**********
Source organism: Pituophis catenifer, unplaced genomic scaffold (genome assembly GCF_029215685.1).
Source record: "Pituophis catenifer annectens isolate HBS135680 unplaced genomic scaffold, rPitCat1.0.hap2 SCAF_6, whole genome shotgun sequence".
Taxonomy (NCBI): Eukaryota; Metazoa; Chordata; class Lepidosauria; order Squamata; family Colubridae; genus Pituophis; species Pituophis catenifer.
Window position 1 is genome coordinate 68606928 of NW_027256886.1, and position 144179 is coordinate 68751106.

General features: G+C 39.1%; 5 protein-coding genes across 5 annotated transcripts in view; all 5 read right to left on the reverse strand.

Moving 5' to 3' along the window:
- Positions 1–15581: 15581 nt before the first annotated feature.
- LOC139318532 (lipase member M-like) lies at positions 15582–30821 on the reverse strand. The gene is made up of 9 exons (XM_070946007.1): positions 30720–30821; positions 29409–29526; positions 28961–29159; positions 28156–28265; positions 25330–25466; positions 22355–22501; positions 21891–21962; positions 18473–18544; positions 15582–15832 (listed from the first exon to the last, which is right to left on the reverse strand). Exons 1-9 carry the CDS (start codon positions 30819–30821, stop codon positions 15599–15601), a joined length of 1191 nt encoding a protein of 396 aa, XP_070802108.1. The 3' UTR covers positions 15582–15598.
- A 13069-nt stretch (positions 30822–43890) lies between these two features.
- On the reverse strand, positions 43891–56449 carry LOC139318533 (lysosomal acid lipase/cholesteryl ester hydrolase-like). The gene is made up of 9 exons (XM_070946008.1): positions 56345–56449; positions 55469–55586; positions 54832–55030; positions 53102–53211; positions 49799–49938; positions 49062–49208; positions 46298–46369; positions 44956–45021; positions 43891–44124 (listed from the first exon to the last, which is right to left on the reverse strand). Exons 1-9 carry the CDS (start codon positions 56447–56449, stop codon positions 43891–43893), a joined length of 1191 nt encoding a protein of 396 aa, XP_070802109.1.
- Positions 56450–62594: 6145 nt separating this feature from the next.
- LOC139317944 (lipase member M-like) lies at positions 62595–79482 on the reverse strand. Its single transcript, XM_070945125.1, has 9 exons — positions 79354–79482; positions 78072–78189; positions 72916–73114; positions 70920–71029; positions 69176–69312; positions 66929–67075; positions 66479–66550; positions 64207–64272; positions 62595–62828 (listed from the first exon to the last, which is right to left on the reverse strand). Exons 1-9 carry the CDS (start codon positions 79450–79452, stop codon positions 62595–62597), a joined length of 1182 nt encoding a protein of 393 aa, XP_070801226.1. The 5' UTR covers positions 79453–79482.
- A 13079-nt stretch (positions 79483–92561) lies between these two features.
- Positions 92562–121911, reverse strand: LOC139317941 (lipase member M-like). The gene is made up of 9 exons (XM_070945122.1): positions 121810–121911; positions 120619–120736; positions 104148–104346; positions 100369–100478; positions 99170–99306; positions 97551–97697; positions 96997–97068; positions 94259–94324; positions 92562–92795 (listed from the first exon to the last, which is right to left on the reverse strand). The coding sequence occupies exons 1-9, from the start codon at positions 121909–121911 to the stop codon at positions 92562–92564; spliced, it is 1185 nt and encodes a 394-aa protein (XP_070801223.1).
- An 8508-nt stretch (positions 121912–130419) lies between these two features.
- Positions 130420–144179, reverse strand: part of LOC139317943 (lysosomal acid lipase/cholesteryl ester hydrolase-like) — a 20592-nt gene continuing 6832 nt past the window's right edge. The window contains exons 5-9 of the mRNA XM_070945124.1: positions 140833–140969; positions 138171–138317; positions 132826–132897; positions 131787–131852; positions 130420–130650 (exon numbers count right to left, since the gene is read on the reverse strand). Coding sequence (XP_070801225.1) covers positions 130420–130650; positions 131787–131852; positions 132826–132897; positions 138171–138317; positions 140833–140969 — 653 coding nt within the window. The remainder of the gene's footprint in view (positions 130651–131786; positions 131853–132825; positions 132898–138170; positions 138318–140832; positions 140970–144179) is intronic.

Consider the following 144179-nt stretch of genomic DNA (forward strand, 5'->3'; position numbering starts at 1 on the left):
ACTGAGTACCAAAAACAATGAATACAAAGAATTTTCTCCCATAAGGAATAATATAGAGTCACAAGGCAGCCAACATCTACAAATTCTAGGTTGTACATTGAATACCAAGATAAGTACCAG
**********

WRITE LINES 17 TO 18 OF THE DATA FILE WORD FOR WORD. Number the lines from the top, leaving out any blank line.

Consider the following 144179-nt stretch of genomic DNA (forward strand, 5'->3'; position numbering starts at 1 on the left):
ACTGAGTACCAAAAACAATGAATACAAAGAATTTTCTCCCATAAGGAATAATATAGAGTCACAAGGCAGCCAACATCTACAAATTCTAGGTTGTACATTGAATACCAAGATAAGTACCAG